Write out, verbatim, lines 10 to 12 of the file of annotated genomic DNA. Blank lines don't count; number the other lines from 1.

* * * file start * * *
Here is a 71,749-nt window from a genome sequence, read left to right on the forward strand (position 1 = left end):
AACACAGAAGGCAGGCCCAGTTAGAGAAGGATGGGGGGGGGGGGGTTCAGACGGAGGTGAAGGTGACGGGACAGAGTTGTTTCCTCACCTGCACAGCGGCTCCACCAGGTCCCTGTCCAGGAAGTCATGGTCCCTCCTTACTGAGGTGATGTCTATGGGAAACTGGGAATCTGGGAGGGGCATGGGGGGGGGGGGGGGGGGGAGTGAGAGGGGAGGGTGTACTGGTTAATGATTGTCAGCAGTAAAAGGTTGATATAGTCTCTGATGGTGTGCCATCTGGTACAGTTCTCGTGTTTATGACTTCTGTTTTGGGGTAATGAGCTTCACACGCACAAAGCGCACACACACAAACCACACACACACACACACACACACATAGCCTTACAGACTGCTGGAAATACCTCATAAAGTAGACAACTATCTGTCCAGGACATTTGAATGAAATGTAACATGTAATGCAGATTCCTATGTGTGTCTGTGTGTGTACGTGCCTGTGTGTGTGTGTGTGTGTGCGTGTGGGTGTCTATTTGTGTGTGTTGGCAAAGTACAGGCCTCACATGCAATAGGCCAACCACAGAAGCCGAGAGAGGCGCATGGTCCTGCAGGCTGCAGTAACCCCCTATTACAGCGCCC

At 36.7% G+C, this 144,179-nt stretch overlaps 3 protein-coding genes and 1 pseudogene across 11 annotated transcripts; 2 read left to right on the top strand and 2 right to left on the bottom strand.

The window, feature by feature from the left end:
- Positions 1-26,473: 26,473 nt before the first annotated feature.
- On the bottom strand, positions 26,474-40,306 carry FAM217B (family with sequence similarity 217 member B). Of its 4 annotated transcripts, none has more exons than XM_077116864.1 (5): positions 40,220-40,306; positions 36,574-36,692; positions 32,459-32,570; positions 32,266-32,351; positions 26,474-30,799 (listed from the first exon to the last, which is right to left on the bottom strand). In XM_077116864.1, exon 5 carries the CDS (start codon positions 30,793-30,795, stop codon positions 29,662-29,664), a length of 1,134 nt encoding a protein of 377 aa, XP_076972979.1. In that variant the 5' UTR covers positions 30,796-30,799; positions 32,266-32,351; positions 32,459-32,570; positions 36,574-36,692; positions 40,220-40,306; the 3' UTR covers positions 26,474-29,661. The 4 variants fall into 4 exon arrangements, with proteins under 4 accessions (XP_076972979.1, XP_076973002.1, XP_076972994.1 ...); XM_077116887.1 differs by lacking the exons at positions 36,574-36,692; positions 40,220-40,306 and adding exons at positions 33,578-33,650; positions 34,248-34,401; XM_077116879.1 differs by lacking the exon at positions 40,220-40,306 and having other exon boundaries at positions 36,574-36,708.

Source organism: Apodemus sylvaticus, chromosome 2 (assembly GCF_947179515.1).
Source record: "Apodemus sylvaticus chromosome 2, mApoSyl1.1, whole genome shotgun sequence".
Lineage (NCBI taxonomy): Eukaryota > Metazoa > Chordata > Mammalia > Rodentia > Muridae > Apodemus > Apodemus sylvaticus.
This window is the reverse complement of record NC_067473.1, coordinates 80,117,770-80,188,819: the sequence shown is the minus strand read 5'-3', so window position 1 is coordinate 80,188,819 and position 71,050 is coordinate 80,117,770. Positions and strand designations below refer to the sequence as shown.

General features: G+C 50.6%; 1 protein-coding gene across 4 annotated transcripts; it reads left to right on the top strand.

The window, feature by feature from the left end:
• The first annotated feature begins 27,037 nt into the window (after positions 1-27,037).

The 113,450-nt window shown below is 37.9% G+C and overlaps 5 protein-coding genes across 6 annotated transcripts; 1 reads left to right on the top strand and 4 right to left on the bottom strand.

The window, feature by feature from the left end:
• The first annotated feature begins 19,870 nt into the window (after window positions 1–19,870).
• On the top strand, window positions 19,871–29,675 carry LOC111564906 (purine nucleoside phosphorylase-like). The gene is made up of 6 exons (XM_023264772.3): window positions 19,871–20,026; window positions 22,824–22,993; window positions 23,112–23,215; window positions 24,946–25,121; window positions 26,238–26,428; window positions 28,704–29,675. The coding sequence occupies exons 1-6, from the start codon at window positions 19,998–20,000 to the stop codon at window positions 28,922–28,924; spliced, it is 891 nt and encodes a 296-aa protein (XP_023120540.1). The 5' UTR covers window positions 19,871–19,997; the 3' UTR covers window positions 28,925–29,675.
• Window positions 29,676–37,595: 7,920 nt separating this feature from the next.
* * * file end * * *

This window is the reverse complement of record NC_067473.1, coordinates 80,117,770-80,188,819: the sequence shown is the minus strand read 5'-3', so window position 1 is coordinate 80,188,819 and position 71,050 is coordinate 80,117,770. Positions and strand designations below refer to the sequence as shown.

General features: G+C 50.6%; 1 protein-coding gene across 4 annotated transcripts; it reads left to right on the top strand.

The window, feature by feature from the left end: